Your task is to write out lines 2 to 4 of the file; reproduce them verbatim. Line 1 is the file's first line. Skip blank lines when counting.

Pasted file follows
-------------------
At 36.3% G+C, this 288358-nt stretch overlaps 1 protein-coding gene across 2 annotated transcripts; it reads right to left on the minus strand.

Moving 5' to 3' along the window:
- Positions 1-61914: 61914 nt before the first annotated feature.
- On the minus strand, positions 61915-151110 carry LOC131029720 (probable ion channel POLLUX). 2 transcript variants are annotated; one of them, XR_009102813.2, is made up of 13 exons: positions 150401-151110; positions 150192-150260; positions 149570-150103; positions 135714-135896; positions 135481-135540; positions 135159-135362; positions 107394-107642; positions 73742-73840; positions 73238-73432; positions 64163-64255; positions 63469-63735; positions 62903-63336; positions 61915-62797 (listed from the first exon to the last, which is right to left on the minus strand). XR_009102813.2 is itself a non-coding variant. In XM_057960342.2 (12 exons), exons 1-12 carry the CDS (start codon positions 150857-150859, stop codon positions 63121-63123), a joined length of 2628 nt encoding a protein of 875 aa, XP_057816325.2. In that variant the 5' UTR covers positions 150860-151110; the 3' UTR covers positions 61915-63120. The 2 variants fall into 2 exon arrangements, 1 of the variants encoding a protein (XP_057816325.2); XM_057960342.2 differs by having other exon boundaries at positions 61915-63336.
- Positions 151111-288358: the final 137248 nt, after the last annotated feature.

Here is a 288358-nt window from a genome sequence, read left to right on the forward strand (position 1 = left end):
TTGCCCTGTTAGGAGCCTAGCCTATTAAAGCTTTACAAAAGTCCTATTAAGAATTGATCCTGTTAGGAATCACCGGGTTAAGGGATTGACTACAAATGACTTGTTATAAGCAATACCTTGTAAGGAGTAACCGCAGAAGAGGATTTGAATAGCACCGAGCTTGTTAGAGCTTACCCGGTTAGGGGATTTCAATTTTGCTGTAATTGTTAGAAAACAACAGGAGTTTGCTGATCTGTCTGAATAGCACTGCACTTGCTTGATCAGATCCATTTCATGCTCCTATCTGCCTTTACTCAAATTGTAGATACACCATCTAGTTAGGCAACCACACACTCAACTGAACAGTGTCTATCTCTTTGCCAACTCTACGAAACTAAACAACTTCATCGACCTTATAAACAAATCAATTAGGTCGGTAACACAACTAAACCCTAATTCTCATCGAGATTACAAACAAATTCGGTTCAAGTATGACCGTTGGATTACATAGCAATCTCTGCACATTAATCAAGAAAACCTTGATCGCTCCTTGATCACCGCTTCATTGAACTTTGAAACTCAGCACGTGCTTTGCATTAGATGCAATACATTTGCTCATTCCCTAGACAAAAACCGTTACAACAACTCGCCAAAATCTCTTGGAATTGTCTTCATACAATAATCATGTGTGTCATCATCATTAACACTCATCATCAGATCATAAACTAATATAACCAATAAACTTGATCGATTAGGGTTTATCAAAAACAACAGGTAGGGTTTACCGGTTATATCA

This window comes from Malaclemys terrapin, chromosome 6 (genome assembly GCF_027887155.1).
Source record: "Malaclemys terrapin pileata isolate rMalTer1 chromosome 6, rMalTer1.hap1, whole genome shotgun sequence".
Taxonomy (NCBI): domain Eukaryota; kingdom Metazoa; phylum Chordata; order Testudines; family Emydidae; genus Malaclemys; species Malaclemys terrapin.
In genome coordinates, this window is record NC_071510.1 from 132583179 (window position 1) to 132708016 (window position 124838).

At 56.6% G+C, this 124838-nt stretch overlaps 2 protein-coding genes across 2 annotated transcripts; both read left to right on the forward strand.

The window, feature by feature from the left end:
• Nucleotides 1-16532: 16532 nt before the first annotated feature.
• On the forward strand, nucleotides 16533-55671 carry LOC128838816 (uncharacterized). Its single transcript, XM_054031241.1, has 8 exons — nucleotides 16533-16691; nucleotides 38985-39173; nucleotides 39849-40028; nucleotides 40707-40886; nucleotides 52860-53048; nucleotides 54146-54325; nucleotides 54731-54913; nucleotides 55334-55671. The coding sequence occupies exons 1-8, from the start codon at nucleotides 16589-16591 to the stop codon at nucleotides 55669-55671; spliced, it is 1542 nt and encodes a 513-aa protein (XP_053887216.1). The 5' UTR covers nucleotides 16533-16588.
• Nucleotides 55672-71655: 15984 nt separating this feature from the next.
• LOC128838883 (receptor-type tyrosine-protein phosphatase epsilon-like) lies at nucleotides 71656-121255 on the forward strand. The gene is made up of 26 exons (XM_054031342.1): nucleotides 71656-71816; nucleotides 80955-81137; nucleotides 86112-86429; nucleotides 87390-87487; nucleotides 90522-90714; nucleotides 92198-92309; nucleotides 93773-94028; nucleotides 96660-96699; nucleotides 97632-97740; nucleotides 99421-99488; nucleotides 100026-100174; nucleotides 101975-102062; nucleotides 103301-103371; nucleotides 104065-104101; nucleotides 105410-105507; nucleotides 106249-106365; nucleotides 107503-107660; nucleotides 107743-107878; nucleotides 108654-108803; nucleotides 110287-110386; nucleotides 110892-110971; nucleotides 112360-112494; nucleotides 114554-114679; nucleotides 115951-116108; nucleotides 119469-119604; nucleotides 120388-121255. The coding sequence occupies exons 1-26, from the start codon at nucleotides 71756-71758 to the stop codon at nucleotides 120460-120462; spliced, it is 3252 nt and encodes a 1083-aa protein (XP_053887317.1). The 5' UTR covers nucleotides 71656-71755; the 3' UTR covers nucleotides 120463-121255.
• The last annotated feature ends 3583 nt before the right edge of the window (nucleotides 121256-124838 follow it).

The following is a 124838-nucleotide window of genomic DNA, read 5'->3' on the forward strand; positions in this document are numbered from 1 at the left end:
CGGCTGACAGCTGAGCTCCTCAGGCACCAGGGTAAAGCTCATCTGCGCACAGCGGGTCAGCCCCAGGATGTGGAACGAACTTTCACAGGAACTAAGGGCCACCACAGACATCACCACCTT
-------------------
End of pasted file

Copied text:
Moving 5' to 3' along the window:
- Positions 1-61914: 61914 nt before the first annotated feature.
- On the minus strand, positions 61915-151110 carry LOC131029720 (probable ion channel POLLUX). 2 transcript variants are annotated; one of them, XR_009102813.2, is made up of 13 exons: positions 150401-151110; positions 150192-150260; positions 149570-150103; positions 135714-135896; positions 135481-135540; positions 135159-135362; positions 107394-107642; positions 73742-73840; positions 73238-73432; positions 64163-64255; positions 63469-63735; positions 62903-63336; positions 61915-62797 (listed from the first exon to the last, which is right to left on the minus strand). XR_009102813.2 is itself a non-coding variant. In XM_057960342.2 (12 exons), exons 1-12 carry the CDS (start codon positions 150857-150859, stop codon positions 63121-63123), a joined length of 2628 nt encoding a protein of 875 aa, XP_057816325.2. In that variant the 5' UTR covers positions 150860-151110; the 3' UTR covers positions 61915-63120. The 2 variants fall into 2 exon arrangements, 1 of the variants encoding a protein (XP_057816325.2); XM_057960342.2 differs by having other exon boundaries at positions 61915-63336.